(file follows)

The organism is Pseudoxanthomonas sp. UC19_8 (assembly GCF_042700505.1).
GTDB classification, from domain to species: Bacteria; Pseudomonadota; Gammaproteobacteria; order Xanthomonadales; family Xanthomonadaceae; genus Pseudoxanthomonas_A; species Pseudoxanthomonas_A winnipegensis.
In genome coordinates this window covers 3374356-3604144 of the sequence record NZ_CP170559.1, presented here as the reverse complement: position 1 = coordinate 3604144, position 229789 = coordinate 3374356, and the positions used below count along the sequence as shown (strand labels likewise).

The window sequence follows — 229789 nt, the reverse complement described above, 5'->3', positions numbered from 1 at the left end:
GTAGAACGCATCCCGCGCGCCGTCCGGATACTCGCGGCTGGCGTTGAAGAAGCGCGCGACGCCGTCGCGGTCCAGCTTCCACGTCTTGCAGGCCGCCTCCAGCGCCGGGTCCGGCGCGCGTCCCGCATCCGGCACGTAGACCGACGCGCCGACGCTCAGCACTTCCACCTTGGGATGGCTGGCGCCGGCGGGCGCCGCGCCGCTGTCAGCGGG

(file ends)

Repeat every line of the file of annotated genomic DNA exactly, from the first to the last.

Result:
The organism is Pseudoxanthomonas sp. UC19_8 (assembly GCF_042700505.1).
GTDB classification, from domain to species: Bacteria; Pseudomonadota; Gammaproteobacteria; order Xanthomonadales; family Xanthomonadaceae; genus Pseudoxanthomonas_A; species Pseudoxanthomonas_A winnipegensis.
In genome coordinates this window covers 3374356-3604144 of the sequence record NZ_CP170559.1, presented here as the reverse complement: position 1 = coordinate 3604144, position 229789 = coordinate 3374356, and the positions used below count along the sequence as shown (strand labels likewise).

The window sequence follows — 229789 nt, the reverse complement described above, 5'->3', positions numbered from 1 at the left end:
GTAGAACGCATCCCGCGCGCCGTCCGGATACTCGCGGCTGGCGTTGAAGAAGCGCGCGACGCCGTCGCGGTCCAGCTTCCACGTCTTGCAGGCCGCCTCCAGCGCCGGGTCCGGCGCGCGTCCCGCATCCGGCACGTAGACCGACGCGCCGACGCTCAGCACTTCCACCTTGGGATGGCTGGCGCCGGCGGGCGCCGCGCCGCTGTCAGCGGG